In wheelchair motocross, also known as WCMX, athletes use a wheelchair to perform tricks and stunts on skate park ramps that are adapted from skateboarding and BMX. This adrenaline-pumping sport is perfect for people who love adventure and are athletic. Each trick requires a lot of strength and stamina. The sport has picked up in popularity in recent years, especially with younger audiences. The sport is also reaching worldwide audiences through professional athletes who travel to skateparks all over to perform their stunts and tricks, including jumps, slides and flips.
What You’ll Need to Perform
When it comes to wheelchair motocross, the ramps and falls can take a toll on your mobility device. Rather than using a power wheelchair, athletes who perform stunts use a customized or specialty manual wheelchair. This chair is made up of lightweight materials, as well as a full suspension frame that protects the user’s legs, racing shocks and wheels. In addition to the full suspension frame, other safety precautions include wearing gloves and a bicycle helmet.
Important Things to Keep in Mind
This sport requires a lot of practice to build up strength, as it is one of the key factors in successfully performing stunts. As you gear up to do a trick, it is important to work on gaining momentum by pumping your arms. This can be done through distancing yourself significantly from the jump.
Another thing to keep in mind is that a significant part of wheelchair motocross is falling. It takes time to build up the strength and stamina required to perform different stunts. Both beginners and professionals fall, which is a normal part of the wheelchair motocross experience. Falling doesn’t mean you aren’t successful. It just means that you’ll have to get back up and try again.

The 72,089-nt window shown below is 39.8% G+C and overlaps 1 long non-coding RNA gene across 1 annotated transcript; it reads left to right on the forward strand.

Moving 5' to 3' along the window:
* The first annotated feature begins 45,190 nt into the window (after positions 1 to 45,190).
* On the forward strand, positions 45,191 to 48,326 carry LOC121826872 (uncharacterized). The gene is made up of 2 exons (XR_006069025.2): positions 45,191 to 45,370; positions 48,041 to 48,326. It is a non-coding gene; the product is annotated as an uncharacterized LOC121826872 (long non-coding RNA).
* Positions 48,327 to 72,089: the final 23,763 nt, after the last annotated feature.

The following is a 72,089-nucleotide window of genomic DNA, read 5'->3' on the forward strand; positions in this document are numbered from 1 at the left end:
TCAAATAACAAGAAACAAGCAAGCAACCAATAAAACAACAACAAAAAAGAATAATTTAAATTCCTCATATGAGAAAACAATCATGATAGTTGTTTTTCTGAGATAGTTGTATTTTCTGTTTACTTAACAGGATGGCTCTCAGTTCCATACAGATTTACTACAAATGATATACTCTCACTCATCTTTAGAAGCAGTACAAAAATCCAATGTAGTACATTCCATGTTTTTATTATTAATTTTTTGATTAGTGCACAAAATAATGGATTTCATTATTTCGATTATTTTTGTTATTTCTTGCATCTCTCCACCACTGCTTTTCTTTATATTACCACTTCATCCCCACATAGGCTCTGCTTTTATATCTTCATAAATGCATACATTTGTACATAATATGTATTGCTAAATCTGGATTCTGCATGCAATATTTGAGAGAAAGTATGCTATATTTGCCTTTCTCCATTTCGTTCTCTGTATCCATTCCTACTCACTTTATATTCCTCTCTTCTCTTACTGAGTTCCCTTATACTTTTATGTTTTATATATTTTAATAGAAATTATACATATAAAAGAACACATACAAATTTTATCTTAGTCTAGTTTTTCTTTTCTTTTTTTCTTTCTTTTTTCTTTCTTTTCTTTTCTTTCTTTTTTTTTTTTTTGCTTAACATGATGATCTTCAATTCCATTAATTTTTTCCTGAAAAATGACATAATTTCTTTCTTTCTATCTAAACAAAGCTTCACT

Important Figures in Wheelchair Motocross
Aaron Fotheringham, also known by his WCMX name, “Wheelz”, is known as the Father of Wheelchair Motocross. He was diagnosed with spina bifida at birth and has been using a wheelchair since. The inspiration for wheelchair motocross started at a skatepark with his older brother, a BMXer. Aaron Fotheringham, who was eight years old at the time, was immediately interested in BMX and wanted to participate.
After much trial and error, and breaking a couple of wheelchairs at skateparks, he sent a wheelchair company a video and they decided to sponsor him. While his previous wheelchairs were heavy-weighted and couldn’t handle a beating from the park, he got a custom-made wheelchair he uses that is lightweight, made mostly out of titanium. Other modifications to his chair include the front wheels being replaced with smaller skateboard-style wheels, the back wheels made of a stronger, more durable rubber, reinforced with heavy duty spokes and the addition of a suspension system. Through performing his stunts, he hopes to break the stigma on wheelchairs, usually associated with limiting a person or other stereotypes.
Katherine Beattie, a wheelchair user with CP, was an avid athlete, participating in surfing, skateboarding and snowboarding in her youth. After surgery to lengthen her hamstrings, causing a lack of strength and balance in her legs, she started using a wheelchair, but that didn’t stop her from participating in sports. Beattie was the first female rider to do a backflip in a wheelchair. Since 2012, when she started riding, she has been joined by other women in WCMX that perform around the country.